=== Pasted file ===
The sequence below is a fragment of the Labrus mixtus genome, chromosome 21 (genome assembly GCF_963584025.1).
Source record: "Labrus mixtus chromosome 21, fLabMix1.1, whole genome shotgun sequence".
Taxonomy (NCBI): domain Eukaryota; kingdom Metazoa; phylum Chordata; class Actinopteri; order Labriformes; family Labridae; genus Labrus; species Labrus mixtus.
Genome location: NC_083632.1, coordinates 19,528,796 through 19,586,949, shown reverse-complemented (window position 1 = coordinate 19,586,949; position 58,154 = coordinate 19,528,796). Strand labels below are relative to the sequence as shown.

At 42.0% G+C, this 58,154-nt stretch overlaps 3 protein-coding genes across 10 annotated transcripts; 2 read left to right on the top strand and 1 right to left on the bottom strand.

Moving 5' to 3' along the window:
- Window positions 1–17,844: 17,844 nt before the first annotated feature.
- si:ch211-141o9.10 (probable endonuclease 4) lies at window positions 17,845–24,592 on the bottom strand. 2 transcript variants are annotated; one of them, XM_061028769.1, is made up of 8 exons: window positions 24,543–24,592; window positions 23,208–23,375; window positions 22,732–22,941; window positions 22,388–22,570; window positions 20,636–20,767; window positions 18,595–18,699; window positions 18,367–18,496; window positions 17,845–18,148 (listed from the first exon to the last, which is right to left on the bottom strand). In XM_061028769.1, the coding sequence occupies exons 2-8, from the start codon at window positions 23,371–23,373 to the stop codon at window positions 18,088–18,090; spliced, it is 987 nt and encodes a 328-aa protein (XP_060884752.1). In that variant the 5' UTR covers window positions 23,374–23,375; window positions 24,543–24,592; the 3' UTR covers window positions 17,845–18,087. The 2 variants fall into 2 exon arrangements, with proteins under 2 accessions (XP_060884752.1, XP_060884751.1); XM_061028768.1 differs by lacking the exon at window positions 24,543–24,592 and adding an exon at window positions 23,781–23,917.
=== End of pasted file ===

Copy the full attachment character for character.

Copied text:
The sequence below is a fragment of the Labrus mixtus genome, chromosome 21 (genome assembly GCF_963584025.1).
Source record: "Labrus mixtus chromosome 21, fLabMix1.1, whole genome shotgun sequence".
Taxonomy (NCBI): domain Eukaryota; kingdom Metazoa; phylum Chordata; class Actinopteri; order Labriformes; family Labridae; genus Labrus; species Labrus mixtus.
Genome location: NC_083632.1, coordinates 19,528,796 through 19,586,949, shown reverse-complemented (window position 1 = coordinate 19,586,949; position 58,154 = coordinate 19,528,796). Strand labels below are relative to the sequence as shown.

At 42.0% G+C, this 58,154-nt stretch overlaps 3 protein-coding genes across 10 annotated transcripts; 2 read left to right on the top strand and 1 right to left on the bottom strand.

Moving 5' to 3' along the window:
- Window positions 1–17,844: 17,844 nt before the first annotated feature.
- si:ch211-141o9.10 (probable endonuclease 4) lies at window positions 17,845–24,592 on the bottom strand. 2 transcript variants are annotated; one of them, XM_061028769.1, is made up of 8 exons: window positions 24,543–24,592; window positions 23,208–23,375; window positions 22,732–22,941; window positions 22,388–22,570; window positions 20,636–20,767; window positions 18,595–18,699; window positions 18,367–18,496; window positions 17,845–18,148 (listed from the first exon to the last, which is right to left on the bottom strand). In XM_061028769.1, the coding sequence occupies exons 2-8, from the start codon at window positions 23,371–23,373 to the stop codon at window positions 18,088–18,090; spliced, it is 987 nt and encodes a 328-aa protein (XP_060884752.1). In that variant the 5' UTR covers window positions 23,374–23,375; window positions 24,543–24,592; the 3' UTR covers window positions 17,845–18,087. The 2 variants fall into 2 exon arrangements, with proteins under 2 accessions (XP_060884752.1, XP_060884751.1); XM_061028768.1 differs by lacking the exon at window positions 24,543–24,592 and adding an exon at window positions 23,781–23,917.